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Potential investors at a Manhattan stop on Uber's "roadshow" were treated much like patrons of a swanky night club.
To get beyond the velvet rope at the Mandarin Oriental on Tuesday, investors had to show identification to a security guard. If they were on the list, they were given a blue wristband, then ushered up the elevator to a lunch presentation along with hundreds of other hedge fund managers and investment professionals.
The lunch venue was not revealed until hours before it started. Media was barred from the event but CNBC spoke to multiple attendees leaving the hotel near Columbus Circle.
According to investors in the room, Uber CEO Dara Khosrowshahi and CFO Nelson Chai were asked about the growth trajectory. One hedge fund investor said the Uber team laid out a "clear path" of how to get there but didn't provide "anything new" that hasn't been discussed publicly before. The same investor said the "buzz" around the event smacked of other high-profile tech IPOs.
"I haven't seen anything like this since the Twitter IPO," said the investor, who asked not to be named because the meeting was private.
Uber released its long-awaited IPO prospectus in April, roughly two weeks after rival Lyft debuted on the Nasdaq. Uber plans to list on the New York Stock Exchange with a market cap as high as $91.5 billion valuation, making it the biggest public offering since Alibaba. According to the S-1 regulatory filing, Uber reported an operating loss of $3 billion on $11.3 billion of revenue last year.
The ride-hailing giant also reported negative free cash flow of $2.1 billion last year and has warned that it may not hit profitability soon as it continues to invest in its business. One investor said executives are positioning Uber as the "Amazon of transport."
The same investor said executives were asked "softball" questions when it came to growth. Another attendee, who also asked not to be named, highlighted potential growth in emerging markets and "Uber Pool" which allows multiple people to share the same car at a lower cost.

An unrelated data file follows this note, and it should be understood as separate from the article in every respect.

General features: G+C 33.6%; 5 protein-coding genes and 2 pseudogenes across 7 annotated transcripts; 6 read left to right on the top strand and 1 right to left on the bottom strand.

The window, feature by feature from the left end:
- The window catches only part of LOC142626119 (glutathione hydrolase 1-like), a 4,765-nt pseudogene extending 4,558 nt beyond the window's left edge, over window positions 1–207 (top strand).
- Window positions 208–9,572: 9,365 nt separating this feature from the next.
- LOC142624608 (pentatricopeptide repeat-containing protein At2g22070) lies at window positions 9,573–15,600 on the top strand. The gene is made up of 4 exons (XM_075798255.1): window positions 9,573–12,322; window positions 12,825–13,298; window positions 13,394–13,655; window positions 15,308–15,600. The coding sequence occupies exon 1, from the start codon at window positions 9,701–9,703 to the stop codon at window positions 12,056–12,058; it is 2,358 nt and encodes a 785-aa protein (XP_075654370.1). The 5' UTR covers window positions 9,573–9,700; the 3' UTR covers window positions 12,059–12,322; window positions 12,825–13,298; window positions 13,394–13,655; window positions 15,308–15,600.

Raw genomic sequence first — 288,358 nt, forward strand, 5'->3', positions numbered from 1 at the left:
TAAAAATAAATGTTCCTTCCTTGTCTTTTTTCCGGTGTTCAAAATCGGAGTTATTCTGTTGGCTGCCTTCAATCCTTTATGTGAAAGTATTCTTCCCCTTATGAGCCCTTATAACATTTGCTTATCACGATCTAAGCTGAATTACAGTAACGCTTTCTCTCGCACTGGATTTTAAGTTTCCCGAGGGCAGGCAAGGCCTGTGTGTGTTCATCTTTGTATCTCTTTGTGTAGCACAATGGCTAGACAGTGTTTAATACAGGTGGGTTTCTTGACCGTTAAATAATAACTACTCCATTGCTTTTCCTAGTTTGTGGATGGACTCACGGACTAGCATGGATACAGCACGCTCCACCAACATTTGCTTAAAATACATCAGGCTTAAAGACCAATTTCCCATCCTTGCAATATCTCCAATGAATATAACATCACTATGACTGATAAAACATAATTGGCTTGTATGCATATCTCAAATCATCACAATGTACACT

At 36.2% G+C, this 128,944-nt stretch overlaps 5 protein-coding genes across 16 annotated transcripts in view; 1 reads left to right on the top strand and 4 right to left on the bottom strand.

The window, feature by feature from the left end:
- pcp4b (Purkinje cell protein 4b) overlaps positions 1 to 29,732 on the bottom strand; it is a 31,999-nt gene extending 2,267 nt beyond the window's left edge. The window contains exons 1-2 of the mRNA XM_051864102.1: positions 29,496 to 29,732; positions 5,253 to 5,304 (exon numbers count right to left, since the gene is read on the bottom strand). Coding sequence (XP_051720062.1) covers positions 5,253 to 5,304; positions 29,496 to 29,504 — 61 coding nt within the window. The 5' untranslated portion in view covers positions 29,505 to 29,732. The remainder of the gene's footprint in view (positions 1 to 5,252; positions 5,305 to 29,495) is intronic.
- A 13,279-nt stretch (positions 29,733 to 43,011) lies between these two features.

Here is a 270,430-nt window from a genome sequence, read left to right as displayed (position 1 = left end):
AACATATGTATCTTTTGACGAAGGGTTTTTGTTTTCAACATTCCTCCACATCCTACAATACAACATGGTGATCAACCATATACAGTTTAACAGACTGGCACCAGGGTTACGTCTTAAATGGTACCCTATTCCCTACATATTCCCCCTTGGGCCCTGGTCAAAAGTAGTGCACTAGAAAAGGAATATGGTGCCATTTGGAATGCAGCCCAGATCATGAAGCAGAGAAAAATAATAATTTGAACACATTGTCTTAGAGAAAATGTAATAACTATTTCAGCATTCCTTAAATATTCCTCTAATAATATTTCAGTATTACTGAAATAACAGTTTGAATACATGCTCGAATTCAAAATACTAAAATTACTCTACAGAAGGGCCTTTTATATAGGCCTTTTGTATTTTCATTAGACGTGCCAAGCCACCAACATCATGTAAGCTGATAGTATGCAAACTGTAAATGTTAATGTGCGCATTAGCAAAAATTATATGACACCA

A separate investor that spoke to CNBC described the leadership team as "experienced and polished." Khosrowshahi took the CEO job in 2017, succeeding co-founder Travis Kalanick.
The same investor was at Lyft's Manhattan stop during its IPO roadshow. He said that unlike Lyft, Uber didn't have a "chip on their shoulder" about being the underdog. Even with Lyft gunning for the same market, the investor said Uber "can still make plenty of money."
The names of two well-known Uber investors — Google and Softbank — were highlighted, the investor said, adding to the feeling that they were far less concerned about interest from smaller investors.
Attendees sat shoulder to shoulder on folding chairs. The turkey wrap and fusilli pasta lunch was provided in black, to-go bags that some investors carried out with them as they walked out of the hotel toward Central Park.
One investor said it was the first IPO lunch he had been to without tables, which "even Facebook had," underscoring how crowded the event was. He added that Uber's public offering is bound to be tricky because of massive retail interest and size of IPO.
Still, he's a "believer in the story."
For some, Uber's potential for growth is being underrated. One possible investor said the ride-hailing market was still "under-penetrated" by Uber.
"They're going to kill it," the attendee told CNBC, adding that he would definitely invest. "The valuation is dope."